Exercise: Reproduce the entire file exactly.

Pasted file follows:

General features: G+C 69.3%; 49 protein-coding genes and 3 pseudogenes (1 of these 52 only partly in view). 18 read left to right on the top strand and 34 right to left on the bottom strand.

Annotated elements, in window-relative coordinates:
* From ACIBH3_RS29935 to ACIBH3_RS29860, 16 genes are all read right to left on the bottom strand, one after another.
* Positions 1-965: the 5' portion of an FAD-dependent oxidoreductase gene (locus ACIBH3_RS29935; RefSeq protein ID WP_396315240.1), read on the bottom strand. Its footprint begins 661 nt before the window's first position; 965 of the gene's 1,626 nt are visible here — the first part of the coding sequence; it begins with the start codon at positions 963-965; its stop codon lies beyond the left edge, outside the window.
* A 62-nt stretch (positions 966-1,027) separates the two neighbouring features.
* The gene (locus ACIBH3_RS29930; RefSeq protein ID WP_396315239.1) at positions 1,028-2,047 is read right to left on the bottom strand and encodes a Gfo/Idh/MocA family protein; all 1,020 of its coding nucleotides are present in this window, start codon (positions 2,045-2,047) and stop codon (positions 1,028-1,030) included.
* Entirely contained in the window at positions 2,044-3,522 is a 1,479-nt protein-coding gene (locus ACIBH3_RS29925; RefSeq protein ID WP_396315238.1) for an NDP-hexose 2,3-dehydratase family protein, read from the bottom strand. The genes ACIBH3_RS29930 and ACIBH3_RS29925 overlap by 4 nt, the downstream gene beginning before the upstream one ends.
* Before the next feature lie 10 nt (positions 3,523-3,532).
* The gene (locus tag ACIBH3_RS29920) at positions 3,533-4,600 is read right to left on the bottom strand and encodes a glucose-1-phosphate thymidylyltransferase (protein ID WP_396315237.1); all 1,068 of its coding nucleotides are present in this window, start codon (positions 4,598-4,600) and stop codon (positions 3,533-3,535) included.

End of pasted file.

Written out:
General features: G+C 69.3%; 49 protein-coding genes and 3 pseudogenes (1 of these 52 only partly in view). 18 read left to right on the top strand and 34 right to left on the bottom strand.

Annotated elements, in window-relative coordinates:
* From ACIBH3_RS29935 to ACIBH3_RS29860, 16 genes are all read right to left on the bottom strand, one after another.
* Positions 1-965: the 5' portion of an FAD-dependent oxidoreductase gene (locus ACIBH3_RS29935; RefSeq protein ID WP_396315240.1), read on the bottom strand. Its footprint begins 661 nt before the window's first position; 965 of the gene's 1,626 nt are visible here — the first part of the coding sequence; it begins with the start codon at positions 963-965; its stop codon lies beyond the left edge, outside the window.
* A 62-nt stretch (positions 966-1,027) separates the two neighbouring features.
* The gene (locus ACIBH3_RS29930; RefSeq protein ID WP_396315239.1) at positions 1,028-2,047 is read right to left on the bottom strand and encodes a Gfo/Idh/MocA family protein; all 1,020 of its coding nucleotides are present in this window, start codon (positions 2,045-2,047) and stop codon (positions 1,028-1,030) included.
* Entirely contained in the window at positions 2,044-3,522 is a 1,479-nt protein-coding gene (locus ACIBH3_RS29925; RefSeq protein ID WP_396315238.1) for an NDP-hexose 2,3-dehydratase family protein, read from the bottom strand. The genes ACIBH3_RS29930 and ACIBH3_RS29925 overlap by 4 nt, the downstream gene beginning before the upstream one ends.
* Before the next feature lie 10 nt (positions 3,523-3,532).
* The gene (locus tag ACIBH3_RS29920) at positions 3,533-4,600 is read right to left on the bottom strand and encodes a glucose-1-phosphate thymidylyltransferase (protein ID WP_396315237.1); all 1,068 of its coding nucleotides are present in this window, start codon (positions 4,598-4,600) and stop codon (positions 3,533-3,535) included.